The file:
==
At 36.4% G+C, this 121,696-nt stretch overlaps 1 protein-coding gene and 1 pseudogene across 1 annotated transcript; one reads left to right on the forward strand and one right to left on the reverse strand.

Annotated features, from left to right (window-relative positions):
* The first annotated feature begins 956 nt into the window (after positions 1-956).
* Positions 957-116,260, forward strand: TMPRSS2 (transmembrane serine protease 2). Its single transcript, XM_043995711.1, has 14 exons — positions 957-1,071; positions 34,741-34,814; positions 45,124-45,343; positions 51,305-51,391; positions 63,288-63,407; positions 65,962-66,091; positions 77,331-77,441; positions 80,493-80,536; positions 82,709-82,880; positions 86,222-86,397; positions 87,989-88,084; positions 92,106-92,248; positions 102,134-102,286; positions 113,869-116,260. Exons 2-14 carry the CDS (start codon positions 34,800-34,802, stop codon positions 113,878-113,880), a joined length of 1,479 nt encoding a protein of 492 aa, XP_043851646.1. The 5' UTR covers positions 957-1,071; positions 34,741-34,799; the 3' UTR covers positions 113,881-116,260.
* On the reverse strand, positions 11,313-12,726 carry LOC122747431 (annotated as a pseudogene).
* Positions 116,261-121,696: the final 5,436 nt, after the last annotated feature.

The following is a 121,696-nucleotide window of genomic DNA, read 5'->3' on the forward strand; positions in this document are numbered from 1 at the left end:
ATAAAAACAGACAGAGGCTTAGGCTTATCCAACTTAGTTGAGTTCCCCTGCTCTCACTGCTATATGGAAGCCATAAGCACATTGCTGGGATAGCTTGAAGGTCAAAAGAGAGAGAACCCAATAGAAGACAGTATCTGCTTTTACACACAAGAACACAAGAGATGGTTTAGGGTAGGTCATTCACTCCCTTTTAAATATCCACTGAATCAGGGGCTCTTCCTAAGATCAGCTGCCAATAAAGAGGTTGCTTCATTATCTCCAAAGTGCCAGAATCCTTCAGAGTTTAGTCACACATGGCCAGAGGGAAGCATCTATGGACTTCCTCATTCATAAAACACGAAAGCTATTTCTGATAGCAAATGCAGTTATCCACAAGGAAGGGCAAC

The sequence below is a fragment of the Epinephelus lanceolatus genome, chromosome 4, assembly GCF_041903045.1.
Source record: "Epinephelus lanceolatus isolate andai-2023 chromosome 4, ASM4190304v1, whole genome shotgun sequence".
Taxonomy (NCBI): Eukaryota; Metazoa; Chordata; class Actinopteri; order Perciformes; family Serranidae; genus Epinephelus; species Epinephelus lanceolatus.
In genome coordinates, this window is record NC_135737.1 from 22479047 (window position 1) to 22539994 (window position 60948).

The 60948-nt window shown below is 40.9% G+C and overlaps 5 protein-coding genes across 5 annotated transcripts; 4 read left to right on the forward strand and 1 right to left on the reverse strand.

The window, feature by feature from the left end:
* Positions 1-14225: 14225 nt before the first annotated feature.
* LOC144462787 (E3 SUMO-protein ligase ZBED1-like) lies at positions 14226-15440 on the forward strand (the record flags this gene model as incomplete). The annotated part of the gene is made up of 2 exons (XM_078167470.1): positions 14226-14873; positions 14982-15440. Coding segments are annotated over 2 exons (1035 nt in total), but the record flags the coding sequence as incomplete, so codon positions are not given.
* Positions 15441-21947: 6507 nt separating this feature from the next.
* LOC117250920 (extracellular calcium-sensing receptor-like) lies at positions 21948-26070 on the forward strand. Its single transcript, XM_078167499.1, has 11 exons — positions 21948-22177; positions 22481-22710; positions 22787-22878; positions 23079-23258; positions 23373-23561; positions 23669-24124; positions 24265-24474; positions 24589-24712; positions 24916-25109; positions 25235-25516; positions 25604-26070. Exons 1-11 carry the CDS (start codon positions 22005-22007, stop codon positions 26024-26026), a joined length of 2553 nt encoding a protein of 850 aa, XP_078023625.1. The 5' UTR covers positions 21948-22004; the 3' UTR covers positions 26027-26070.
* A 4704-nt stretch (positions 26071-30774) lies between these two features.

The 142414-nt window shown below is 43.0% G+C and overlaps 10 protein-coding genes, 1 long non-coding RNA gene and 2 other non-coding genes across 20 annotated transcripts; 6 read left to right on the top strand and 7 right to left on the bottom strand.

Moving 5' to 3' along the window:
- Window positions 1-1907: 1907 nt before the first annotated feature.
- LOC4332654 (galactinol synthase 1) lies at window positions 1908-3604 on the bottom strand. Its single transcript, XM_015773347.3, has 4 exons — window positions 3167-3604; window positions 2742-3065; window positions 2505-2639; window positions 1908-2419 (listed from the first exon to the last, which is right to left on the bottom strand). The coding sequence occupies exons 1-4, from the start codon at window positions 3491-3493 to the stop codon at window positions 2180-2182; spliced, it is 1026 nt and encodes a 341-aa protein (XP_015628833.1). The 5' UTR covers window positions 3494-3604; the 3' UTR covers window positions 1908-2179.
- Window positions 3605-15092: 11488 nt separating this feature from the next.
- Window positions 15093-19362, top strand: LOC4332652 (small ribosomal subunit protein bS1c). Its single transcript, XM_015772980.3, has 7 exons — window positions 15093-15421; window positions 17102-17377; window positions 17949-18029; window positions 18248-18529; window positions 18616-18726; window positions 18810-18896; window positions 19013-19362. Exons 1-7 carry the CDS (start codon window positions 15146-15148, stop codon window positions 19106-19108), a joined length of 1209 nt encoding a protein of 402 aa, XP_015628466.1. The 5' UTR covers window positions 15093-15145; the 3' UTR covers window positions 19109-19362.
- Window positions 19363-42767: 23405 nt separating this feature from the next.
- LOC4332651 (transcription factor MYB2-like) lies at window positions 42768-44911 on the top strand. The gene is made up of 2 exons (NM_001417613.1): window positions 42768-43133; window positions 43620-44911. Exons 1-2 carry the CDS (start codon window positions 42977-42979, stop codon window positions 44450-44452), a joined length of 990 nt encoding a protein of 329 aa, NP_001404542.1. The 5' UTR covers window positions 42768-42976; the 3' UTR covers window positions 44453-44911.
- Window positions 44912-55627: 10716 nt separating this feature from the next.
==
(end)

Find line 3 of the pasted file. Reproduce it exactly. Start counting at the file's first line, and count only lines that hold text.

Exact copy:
* The first annotated feature begins 956 nt into the window (after positions 1-956).